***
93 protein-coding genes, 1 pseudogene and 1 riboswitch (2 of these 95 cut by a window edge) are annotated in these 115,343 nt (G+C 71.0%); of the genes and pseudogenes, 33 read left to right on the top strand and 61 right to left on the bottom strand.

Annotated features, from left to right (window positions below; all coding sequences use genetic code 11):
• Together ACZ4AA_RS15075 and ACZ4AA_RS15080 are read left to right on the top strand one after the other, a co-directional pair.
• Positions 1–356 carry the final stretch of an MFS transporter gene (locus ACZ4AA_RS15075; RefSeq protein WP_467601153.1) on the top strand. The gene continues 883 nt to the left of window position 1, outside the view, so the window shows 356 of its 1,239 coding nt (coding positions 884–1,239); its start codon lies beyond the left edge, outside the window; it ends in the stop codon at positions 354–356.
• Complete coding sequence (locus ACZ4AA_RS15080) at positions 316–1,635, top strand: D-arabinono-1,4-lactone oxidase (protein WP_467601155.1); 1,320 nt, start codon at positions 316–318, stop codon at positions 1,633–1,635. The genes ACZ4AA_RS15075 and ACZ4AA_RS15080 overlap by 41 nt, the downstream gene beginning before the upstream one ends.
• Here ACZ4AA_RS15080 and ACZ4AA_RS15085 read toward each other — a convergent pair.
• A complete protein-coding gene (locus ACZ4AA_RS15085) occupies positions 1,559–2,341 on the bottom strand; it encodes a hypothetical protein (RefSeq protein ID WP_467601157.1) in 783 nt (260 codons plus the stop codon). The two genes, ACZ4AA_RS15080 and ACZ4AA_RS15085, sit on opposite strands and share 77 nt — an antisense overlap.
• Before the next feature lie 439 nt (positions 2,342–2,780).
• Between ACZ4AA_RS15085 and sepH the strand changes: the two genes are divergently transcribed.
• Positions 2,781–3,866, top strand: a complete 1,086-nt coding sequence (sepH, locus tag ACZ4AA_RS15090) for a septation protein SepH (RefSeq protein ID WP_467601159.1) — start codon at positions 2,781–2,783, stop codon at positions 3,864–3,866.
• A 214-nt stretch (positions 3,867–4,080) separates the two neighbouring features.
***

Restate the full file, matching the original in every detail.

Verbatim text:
93 protein-coding genes, 1 pseudogene and 1 riboswitch (2 of these 95 cut by a window edge) are annotated in these 115,343 nt (G+C 71.0%); of the genes and pseudogenes, 33 read left to right on the top strand and 61 right to left on the bottom strand.

Annotated features, from left to right (window positions below; all coding sequences use genetic code 11):
• Together ACZ4AA_RS15075 and ACZ4AA_RS15080 are read left to right on the top strand one after the other, a co-directional pair.
• Positions 1–356 carry the final stretch of an MFS transporter gene (locus ACZ4AA_RS15075; RefSeq protein WP_467601153.1) on the top strand. The gene continues 883 nt to the left of window position 1, outside the view, so the window shows 356 of its 1,239 coding nt (coding positions 884–1,239); its start codon lies beyond the left edge, outside the window; it ends in the stop codon at positions 354–356.
• Complete coding sequence (locus ACZ4AA_RS15080) at positions 316–1,635, top strand: D-arabinono-1,4-lactone oxidase (protein WP_467601155.1); 1,320 nt, start codon at positions 316–318, stop codon at positions 1,633–1,635. The genes ACZ4AA_RS15075 and ACZ4AA_RS15080 overlap by 41 nt, the downstream gene beginning before the upstream one ends.
• Here ACZ4AA_RS15080 and ACZ4AA_RS15085 read toward each other — a convergent pair.
• A complete protein-coding gene (locus ACZ4AA_RS15085) occupies positions 1,559–2,341 on the bottom strand; it encodes a hypothetical protein (RefSeq protein ID WP_467601157.1) in 783 nt (260 codons plus the stop codon). The two genes, ACZ4AA_RS15080 and ACZ4AA_RS15085, sit on opposite strands and share 77 nt — an antisense overlap.
• Before the next feature lie 439 nt (positions 2,342–2,780).
• Between ACZ4AA_RS15085 and sepH the strand changes: the two genes are divergently transcribed.
• Positions 2,781–3,866, top strand: a complete 1,086-nt coding sequence (sepH, locus tag ACZ4AA_RS15090) for a septation protein SepH (RefSeq protein ID WP_467601159.1) — start codon at positions 2,781–2,783, stop codon at positions 3,864–3,866.
• A 214-nt stretch (positions 3,867–4,080) separates the two neighbouring features.